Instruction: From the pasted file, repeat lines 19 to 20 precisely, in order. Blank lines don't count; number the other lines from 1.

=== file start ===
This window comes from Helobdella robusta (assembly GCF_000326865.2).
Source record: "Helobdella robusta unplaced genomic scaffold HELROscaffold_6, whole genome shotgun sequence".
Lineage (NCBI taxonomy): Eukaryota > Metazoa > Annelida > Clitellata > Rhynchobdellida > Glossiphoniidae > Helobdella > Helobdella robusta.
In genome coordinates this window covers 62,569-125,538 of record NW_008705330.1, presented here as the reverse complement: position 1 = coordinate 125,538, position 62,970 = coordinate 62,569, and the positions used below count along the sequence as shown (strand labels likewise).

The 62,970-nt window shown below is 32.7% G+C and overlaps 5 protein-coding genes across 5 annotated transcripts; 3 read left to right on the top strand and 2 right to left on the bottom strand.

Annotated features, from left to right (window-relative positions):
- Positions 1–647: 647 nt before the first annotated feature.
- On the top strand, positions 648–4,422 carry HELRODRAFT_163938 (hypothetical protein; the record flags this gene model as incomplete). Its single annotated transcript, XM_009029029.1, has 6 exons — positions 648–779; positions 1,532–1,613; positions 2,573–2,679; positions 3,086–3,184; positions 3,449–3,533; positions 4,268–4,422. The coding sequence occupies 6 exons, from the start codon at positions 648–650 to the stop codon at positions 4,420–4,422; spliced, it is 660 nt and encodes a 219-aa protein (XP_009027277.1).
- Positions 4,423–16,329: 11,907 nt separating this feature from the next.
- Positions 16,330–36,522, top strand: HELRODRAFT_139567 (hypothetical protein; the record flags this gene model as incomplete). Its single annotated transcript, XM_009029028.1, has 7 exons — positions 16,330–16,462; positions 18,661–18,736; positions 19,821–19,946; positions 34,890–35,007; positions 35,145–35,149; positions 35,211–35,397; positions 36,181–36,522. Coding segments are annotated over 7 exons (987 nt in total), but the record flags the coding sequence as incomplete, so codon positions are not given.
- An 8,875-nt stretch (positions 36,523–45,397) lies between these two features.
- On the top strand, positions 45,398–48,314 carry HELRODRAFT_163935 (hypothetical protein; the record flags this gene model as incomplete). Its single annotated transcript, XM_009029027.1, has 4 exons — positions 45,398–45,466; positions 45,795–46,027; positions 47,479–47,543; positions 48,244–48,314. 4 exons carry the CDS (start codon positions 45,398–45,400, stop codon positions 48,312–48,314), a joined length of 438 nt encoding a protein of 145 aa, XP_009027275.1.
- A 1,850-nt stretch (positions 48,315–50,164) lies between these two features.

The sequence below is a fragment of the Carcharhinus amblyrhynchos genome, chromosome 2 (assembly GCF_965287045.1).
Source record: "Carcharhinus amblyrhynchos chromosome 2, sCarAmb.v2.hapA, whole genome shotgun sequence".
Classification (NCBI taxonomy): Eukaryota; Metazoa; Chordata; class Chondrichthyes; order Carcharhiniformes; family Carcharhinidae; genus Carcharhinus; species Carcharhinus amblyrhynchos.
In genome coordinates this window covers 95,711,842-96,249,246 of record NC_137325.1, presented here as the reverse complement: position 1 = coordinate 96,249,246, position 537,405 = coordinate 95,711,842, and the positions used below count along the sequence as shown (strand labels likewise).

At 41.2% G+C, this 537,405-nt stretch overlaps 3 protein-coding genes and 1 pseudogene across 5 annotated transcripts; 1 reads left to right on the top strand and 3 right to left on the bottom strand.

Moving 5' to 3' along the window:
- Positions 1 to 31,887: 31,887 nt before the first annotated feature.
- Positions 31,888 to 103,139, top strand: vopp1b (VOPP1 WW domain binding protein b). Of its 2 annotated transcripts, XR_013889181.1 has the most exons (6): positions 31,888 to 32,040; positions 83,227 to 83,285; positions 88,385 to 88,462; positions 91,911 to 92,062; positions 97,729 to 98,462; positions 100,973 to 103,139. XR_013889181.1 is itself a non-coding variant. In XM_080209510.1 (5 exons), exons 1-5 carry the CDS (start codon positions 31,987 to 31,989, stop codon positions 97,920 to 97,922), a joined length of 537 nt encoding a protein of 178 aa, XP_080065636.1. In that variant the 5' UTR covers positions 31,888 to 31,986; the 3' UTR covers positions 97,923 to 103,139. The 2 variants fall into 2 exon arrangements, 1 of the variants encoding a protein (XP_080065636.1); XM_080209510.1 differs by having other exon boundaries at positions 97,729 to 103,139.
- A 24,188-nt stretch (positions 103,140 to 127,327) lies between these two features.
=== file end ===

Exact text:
Moving 5' to 3' along the window:
- Positions 1 to 31,887: 31,887 nt before the first annotated feature.